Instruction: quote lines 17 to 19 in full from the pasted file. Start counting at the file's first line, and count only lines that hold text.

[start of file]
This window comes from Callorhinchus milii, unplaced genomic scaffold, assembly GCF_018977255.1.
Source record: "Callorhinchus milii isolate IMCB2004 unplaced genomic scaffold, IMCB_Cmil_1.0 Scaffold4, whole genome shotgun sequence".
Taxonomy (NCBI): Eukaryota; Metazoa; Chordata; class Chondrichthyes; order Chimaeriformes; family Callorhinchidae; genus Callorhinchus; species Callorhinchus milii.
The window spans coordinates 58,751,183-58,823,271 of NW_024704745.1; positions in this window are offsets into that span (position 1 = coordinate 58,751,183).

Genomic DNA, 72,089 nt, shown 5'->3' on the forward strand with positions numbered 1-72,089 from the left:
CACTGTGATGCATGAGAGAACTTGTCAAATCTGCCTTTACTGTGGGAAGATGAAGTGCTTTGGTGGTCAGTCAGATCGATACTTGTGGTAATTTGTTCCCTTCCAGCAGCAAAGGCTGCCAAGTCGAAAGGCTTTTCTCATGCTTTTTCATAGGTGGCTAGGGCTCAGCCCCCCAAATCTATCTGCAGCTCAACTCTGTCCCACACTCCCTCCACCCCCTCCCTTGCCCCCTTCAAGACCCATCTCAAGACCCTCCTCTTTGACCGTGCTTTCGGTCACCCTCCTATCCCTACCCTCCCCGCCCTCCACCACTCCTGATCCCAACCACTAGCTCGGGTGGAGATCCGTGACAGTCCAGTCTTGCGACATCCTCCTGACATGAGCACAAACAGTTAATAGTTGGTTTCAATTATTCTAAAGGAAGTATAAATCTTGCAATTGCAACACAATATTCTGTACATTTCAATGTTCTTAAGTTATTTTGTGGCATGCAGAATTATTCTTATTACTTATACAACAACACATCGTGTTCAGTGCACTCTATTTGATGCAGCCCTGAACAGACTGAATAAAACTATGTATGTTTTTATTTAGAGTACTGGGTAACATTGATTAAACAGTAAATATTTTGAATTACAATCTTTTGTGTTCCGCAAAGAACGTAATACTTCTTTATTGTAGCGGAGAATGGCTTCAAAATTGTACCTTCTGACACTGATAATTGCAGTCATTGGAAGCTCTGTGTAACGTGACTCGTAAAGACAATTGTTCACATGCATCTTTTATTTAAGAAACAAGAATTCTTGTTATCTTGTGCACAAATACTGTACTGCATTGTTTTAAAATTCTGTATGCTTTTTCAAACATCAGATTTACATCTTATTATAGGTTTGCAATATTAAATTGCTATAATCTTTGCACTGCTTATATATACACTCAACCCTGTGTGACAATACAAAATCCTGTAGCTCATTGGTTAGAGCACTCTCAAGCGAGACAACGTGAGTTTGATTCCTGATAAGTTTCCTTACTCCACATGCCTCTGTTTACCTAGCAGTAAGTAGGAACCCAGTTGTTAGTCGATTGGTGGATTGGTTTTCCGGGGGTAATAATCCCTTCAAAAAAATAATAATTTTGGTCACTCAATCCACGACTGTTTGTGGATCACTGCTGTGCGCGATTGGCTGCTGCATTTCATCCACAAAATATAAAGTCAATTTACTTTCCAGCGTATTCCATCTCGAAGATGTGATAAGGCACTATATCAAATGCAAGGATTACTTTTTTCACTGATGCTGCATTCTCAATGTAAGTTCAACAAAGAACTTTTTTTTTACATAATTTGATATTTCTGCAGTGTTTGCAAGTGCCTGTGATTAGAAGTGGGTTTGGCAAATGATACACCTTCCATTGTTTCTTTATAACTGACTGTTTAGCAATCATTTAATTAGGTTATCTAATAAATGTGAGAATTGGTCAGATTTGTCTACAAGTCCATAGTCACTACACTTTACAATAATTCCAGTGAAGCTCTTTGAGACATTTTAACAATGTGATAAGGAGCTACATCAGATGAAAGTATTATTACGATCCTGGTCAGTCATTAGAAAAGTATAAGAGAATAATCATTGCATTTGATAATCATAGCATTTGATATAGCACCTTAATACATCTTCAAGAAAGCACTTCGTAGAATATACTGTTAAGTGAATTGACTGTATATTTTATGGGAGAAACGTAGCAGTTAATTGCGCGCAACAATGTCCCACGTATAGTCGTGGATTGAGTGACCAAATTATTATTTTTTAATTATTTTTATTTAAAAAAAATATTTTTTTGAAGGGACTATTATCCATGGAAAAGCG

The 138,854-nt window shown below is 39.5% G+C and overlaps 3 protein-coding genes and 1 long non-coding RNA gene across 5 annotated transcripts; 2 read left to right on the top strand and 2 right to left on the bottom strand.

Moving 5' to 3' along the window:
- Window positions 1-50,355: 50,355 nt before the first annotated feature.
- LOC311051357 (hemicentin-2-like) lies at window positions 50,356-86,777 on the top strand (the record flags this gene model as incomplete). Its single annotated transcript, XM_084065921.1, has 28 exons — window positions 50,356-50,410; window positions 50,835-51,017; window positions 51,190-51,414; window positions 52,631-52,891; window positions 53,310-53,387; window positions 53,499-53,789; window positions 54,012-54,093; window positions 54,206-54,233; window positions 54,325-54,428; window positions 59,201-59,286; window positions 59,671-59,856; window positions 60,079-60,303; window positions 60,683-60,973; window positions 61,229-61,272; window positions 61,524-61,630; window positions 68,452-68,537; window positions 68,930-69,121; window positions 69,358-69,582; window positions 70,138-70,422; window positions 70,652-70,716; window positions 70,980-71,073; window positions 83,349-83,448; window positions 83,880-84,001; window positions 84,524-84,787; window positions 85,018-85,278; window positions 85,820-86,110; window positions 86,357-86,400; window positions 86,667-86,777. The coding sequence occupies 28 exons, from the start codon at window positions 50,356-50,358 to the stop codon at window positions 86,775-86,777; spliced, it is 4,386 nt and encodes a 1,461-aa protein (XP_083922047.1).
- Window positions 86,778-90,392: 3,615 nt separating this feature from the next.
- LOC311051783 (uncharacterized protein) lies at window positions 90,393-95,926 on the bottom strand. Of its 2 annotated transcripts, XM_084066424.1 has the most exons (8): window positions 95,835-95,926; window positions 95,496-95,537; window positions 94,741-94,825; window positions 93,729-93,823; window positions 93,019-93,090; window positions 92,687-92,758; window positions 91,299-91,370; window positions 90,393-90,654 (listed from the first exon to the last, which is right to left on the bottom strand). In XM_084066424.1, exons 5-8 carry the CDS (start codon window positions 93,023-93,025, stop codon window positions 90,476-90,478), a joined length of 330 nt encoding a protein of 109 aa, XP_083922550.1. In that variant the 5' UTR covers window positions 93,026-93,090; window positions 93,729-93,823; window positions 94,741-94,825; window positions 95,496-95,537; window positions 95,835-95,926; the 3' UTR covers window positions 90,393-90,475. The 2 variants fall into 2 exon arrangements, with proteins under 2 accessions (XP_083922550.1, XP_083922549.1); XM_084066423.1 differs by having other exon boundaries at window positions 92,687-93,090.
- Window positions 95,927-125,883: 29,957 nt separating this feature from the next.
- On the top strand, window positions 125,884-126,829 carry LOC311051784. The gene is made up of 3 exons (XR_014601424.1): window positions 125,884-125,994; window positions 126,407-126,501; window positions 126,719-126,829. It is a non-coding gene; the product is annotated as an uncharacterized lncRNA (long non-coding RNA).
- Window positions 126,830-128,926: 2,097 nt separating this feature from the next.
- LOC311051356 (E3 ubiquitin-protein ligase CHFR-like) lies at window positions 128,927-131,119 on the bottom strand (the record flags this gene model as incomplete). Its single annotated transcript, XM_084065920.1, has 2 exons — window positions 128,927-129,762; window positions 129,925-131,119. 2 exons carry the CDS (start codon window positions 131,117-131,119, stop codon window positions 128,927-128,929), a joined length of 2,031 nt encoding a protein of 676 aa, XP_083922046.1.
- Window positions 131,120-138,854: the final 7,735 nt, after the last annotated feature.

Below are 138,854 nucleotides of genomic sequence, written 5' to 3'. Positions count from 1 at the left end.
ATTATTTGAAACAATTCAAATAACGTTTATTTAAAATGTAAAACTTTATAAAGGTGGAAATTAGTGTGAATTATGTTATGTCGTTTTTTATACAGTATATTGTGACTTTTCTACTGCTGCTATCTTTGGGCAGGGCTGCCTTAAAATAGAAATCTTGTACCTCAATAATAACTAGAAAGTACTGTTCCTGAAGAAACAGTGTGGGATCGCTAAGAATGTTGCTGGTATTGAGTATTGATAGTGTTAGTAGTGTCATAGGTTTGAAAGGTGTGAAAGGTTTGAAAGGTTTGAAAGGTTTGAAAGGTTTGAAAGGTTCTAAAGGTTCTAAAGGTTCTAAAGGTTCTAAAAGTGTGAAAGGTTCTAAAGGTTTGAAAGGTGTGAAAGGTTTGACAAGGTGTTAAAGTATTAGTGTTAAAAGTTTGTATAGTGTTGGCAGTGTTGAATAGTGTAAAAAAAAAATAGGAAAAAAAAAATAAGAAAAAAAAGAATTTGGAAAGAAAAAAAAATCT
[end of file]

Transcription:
- Window positions 131,120-138,854: the final 7,735 nt, after the last annotated feature.

Below are 138,854 nucleotides of genomic sequence, written 5' to 3'. Positions count from 1 at the left end.
ATTATTTGAAACAATTCAAATAACGTTTATTTAAAATGTAAAACTTTATAAAGGTGGAAATTAGTGTGAATTATGTTATGTCGTTTTTTATACAGTATATTGTGACTTTTCTACTGCTGCTATCTTTGGGCAGGGCTGCCTTAAAATAGAAATCTTGTACCTCAATAATAACTAGAAAGTACTGTTCCTGAAGAAACAGTGTGGGATCGCTAAGAATGTTGCTGGTATTGAGTATTGATAGTGTTAGTAGTGTCATAGGTTTGAAAGGTGTGAAAGGTTTGAAAGGTTTGAAAGGTTTGAAAGGTTTGAAAGGTTCTAAAGGTTCTAAAGGTTCTAAAGGTTCTAAAAGTGTGAAAGGTTCTAAAGGTTTGAAAGGTGTGAAAGGTTTGACAAGGTGTTAAAGTATTAGTGTTAAAAGTTTGTATAGTGTTGGCAGTGTTGAATAGTGTAAAAAAAAAATAGGAAAAAAAAAATAAGAAAAAAAAGAATTTGGAAAGAAAAAAAAATCT